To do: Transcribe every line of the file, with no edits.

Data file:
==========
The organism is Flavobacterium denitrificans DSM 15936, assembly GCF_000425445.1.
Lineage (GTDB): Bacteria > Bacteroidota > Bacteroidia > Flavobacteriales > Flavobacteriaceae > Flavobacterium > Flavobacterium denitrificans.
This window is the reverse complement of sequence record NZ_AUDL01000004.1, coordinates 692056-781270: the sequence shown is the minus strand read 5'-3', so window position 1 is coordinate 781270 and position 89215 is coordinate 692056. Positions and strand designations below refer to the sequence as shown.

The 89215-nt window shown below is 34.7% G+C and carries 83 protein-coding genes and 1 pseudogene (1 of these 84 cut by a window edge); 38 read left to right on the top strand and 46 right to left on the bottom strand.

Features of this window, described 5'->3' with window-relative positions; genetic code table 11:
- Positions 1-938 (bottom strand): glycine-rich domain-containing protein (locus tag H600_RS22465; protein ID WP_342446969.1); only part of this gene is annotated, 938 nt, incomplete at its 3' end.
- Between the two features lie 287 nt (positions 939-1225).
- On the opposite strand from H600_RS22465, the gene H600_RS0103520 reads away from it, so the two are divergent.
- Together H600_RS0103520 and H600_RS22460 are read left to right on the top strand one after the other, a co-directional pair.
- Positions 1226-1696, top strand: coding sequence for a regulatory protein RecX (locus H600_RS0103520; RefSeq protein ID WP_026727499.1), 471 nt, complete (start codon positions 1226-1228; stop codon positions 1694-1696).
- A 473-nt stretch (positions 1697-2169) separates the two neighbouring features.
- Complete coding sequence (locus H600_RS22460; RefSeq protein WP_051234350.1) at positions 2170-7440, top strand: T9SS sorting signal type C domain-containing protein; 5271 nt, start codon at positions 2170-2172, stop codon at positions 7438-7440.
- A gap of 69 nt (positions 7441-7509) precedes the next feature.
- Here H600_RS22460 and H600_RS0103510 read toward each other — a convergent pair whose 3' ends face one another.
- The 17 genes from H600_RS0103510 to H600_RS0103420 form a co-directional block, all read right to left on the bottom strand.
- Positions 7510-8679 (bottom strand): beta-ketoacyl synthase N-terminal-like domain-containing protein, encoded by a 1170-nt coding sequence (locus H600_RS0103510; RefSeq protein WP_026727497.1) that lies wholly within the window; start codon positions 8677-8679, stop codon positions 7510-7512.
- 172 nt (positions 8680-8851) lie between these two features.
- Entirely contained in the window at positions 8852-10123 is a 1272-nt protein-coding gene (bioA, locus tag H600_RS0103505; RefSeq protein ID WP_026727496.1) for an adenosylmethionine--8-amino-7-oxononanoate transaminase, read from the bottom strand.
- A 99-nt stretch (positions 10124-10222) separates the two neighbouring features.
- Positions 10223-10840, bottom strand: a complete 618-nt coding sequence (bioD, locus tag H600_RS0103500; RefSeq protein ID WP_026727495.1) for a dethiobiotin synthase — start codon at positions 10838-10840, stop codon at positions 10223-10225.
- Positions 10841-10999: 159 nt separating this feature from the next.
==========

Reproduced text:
The organism is Flavobacterium denitrificans DSM 15936, assembly GCF_000425445.1.
Lineage (GTDB): Bacteria > Bacteroidota > Bacteroidia > Flavobacteriales > Flavobacteriaceae > Flavobacterium > Flavobacterium denitrificans.
This window is the reverse complement of sequence record NZ_AUDL01000004.1, coordinates 692056-781270: the sequence shown is the minus strand read 5'-3', so window position 1 is coordinate 781270 and position 89215 is coordinate 692056. Positions and strand designations below refer to the sequence as shown.

The 89215-nt window shown below is 34.7% G+C and carries 83 protein-coding genes and 1 pseudogene (1 of these 84 cut by a window edge); 38 read left to right on the top strand and 46 right to left on the bottom strand.

Features of this window, described 5'->3' with window-relative positions; genetic code table 11:
- Positions 1-938 (bottom strand): glycine-rich domain-containing protein (locus tag H600_RS22465; protein ID WP_342446969.1); only part of this gene is annotated, 938 nt, incomplete at its 3' end.
- Between the two features lie 287 nt (positions 939-1225).
- On the opposite strand from H600_RS22465, the gene H600_RS0103520 reads away from it, so the two are divergent.
- Together H600_RS0103520 and H600_RS22460 are read left to right on the top strand one after the other, a co-directional pair.
- Positions 1226-1696, top strand: coding sequence for a regulatory protein RecX (locus H600_RS0103520; RefSeq protein ID WP_026727499.1), 471 nt, complete (start codon positions 1226-1228; stop codon positions 1694-1696).
- A 473-nt stretch (positions 1697-2169) separates the two neighbouring features.
- Complete coding sequence (locus H600_RS22460; RefSeq protein WP_051234350.1) at positions 2170-7440, top strand: T9SS sorting signal type C domain-containing protein; 5271 nt, start codon at positions 2170-2172, stop codon at positions 7438-7440.
- A gap of 69 nt (positions 7441-7509) precedes the next feature.
- Here H600_RS22460 and H600_RS0103510 read toward each other — a convergent pair whose 3' ends face one another.
- The 17 genes from H600_RS0103510 to H600_RS0103420 form a co-directional block, all read right to left on the bottom strand.
- Positions 7510-8679 (bottom strand): beta-ketoacyl synthase N-terminal-like domain-containing protein, encoded by a 1170-nt coding sequence (locus H600_RS0103510; RefSeq protein WP_026727497.1) that lies wholly within the window; start codon positions 8677-8679, stop codon positions 7510-7512.
- 172 nt (positions 8680-8851) lie between these two features.
- Entirely contained in the window at positions 8852-10123 is a 1272-nt protein-coding gene (bioA, locus tag H600_RS0103505; RefSeq protein ID WP_026727496.1) for an adenosylmethionine--8-amino-7-oxononanoate transaminase, read from the bottom strand.
- A 99-nt stretch (positions 10124-10222) separates the two neighbouring features.
- Positions 10223-10840, bottom strand: a complete 618-nt coding sequence (bioD, locus tag H600_RS0103500; RefSeq protein ID WP_026727495.1) for a dethiobiotin synthase — start codon at positions 10838-10840, stop codon at positions 10223-10225.
- Positions 10841-10999: 159 nt separating this feature from the next.